Erin Chaiton-Murray

Erin Chaiton-Murray
Fogelman Law

Erin Chaiton-Murray, a partner with the Toronto firm Fogelman Law, focuses on family law.

She graduated with a Bachelor of Arts (Hons) in health studies and gerontology from McMaster University in 2004, before earning her joint Juris Doctor and Master of Social Work degrees from the University of Toronto in 2008. Ms. Chaiton-Murray was called to the Ontario bar in 2009.

Before joining Fogelman Law, Ms. Chaiton-Murray summered, articled, and practised family law with a Toronto family law boutique and later with a Bay Street firm.

She drafts all forms of domestic contracts, and acts for clients in support, property, and custody and access matters. She has co-authored numerous papers and articles, as well as a chapter in Evidence in Family Law

During law school, Ms. Chaiton-Murray was an executive board member and student caseworker for Downtown Legal Services, a community legal clinic and clinical education program in the family law division of the University of Toronto.

In addition, Ms. Chaiton-Murray completed social work practicums at The Hospital for Sick Children and the Office of the Children's Lawyer.

She is a member of the Ontario Bar Association and the Association of Family and Conciliation Courts.

Erin Chaiton-Murray In The News
Keep children out of the middle of a divorce

One of the toughest challenges facing parents as their relationships crumble is to keep their children out of the crossfire, says Toronto family lawyer  Erin Chaiton-Murray . Read more

Home is where the heart was: when to sell the matrimonial home

Separating spouses must often set aside emotional attachments and consider what they can afford when deciding whether to keep or sell the matrimonial home, says Toronto family lawyer  Erin Chaiton-Murray . Read more

False allegations used to gain 'tactical advantage' in divorce

False accusations of various types, including assault in divorce and custody cases, can drive up court costs and — even if dismissed — make it difficult to reach a negotiated settlement, says Toronto family lawyer  Erin Chaiton-Murray . Read more

Chaiton-Murray helps divorcing spouses find fair solutions

Resolving conflicts when families are finding a new normal is the driving force for Toronto family lawyer  Erin Chaiton-Murray . Read more

Self-rep study highlights balance between efficiency, fairness

A new study that suggests those who go to court without a lawyer can be handicapped by the process highlights a different aspect to an ongoing problem, says Toronto family lawyer  Erin Chaiton-Murray . Read more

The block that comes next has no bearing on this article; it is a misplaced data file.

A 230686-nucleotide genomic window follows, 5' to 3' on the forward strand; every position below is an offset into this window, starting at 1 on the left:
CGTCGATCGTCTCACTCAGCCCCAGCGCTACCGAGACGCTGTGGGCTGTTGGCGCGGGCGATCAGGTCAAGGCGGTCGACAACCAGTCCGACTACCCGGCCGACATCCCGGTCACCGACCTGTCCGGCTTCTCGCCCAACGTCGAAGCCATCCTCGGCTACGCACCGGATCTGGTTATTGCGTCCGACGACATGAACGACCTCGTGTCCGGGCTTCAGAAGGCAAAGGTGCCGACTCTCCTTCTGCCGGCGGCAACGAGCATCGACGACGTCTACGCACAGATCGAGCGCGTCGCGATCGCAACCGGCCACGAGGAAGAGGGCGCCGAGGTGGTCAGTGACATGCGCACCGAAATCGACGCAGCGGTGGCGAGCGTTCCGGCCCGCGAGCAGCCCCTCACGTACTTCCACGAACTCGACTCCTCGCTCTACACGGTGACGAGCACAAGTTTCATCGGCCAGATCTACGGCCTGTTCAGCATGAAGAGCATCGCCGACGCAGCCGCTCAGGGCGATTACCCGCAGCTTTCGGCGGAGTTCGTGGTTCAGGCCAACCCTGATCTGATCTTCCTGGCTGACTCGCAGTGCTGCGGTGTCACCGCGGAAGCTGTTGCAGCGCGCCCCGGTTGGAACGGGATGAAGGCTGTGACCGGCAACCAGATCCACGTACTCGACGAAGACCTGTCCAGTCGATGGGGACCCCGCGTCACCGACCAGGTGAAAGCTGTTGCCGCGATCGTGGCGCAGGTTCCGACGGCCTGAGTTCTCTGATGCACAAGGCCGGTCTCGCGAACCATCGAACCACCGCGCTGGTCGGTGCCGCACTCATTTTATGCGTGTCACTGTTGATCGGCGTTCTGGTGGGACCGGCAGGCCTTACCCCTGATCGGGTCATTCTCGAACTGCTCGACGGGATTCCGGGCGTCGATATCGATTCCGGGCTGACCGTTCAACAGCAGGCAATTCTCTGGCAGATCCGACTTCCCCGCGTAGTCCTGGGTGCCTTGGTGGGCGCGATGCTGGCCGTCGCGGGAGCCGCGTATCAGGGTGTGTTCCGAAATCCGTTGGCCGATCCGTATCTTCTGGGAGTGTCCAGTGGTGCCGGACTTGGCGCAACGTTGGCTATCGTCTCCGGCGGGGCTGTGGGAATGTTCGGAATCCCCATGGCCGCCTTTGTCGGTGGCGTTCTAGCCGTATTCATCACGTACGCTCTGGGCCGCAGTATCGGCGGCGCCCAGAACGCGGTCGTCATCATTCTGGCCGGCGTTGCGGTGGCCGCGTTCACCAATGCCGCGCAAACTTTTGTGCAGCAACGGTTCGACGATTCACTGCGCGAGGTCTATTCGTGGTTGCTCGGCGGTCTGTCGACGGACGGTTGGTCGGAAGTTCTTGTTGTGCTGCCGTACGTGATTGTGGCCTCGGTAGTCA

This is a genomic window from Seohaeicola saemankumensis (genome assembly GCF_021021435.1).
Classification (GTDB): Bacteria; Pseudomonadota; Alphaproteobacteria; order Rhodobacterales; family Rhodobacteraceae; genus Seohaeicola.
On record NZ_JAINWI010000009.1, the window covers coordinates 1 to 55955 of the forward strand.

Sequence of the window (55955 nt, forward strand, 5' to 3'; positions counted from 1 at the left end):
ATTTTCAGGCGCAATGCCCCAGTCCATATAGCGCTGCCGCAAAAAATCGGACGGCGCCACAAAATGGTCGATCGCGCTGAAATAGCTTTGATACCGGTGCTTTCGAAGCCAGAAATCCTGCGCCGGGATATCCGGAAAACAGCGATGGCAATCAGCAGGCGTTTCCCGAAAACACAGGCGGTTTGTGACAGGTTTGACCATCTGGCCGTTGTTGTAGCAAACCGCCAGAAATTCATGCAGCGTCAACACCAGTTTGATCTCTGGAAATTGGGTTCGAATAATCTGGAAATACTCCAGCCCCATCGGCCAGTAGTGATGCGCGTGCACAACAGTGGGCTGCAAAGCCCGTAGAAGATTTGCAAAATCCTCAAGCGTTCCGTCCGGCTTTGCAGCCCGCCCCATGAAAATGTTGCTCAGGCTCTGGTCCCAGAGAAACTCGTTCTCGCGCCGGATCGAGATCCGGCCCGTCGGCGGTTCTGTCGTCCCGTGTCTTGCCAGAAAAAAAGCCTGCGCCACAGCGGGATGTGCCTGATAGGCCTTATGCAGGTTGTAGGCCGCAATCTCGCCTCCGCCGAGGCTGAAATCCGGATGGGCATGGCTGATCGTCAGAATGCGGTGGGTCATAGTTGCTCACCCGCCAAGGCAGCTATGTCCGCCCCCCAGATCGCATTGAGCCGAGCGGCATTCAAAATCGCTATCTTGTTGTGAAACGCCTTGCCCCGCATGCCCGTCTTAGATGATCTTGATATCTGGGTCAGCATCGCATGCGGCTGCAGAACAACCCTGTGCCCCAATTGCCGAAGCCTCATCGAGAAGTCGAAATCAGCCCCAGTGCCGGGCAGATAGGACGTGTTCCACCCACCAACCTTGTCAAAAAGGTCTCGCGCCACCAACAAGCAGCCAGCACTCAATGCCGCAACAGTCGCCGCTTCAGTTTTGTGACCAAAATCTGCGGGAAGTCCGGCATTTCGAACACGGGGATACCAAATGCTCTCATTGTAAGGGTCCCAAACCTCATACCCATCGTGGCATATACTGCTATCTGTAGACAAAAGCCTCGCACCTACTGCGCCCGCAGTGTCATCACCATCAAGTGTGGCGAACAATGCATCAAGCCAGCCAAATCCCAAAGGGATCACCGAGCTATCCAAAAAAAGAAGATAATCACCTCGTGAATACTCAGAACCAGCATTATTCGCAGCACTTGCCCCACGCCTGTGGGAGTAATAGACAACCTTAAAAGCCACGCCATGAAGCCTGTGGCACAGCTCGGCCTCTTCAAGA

Full disclosure essential for court to do its job

Separating couples who fail to fully disclose their financial assets to each other could end up paying a steeper price, says Toronto family lawyer  Erin Chaiton-Murray . Read more

Marriage contracts force couples to have big talk

Marriage contracts can be useful to different types of couples — not only parties with significant assets — and should be discussed well in advance of a wedding date, Toronto family lawyer  Erin Chaiton-Murray  tells  AdvocateD .  Watch video Read more

Rule refresher should be part of family lawyers' trial prep

While the majority of family law cases do not make it to the trial stage, the importance of knowing the rules of evidence should not be overlooked, Toronto family lawyer Erin Chaiton-Murray tells Law Times. Read more

Travel details, costs should be in cross-border agreements

As work and lifestyle arrangements become more fluid, so do family dynamics for separated couples and their children, says Toronto family lawyer  Erin Chaiton-Murray . Read more

Move away from highly charged language welcome: Chaiton-Murray

An Ontario Court of Appeal decision confirming trial judges do not have to make a finding of custody when asked, as it promotes an adversarial approach, is in line with long-held views across the family law bar, says Toronto family lawyer Erin Chaiton-Murray . Read more

Time is a key factor in child abduction cases

When it comes to parental abduction cases involving the Hague Convention, time is a crucial factor for several reasons, Toronto family lawyer Erin Chaiton-Murray  writes in  Lawyers Weekly. Read more

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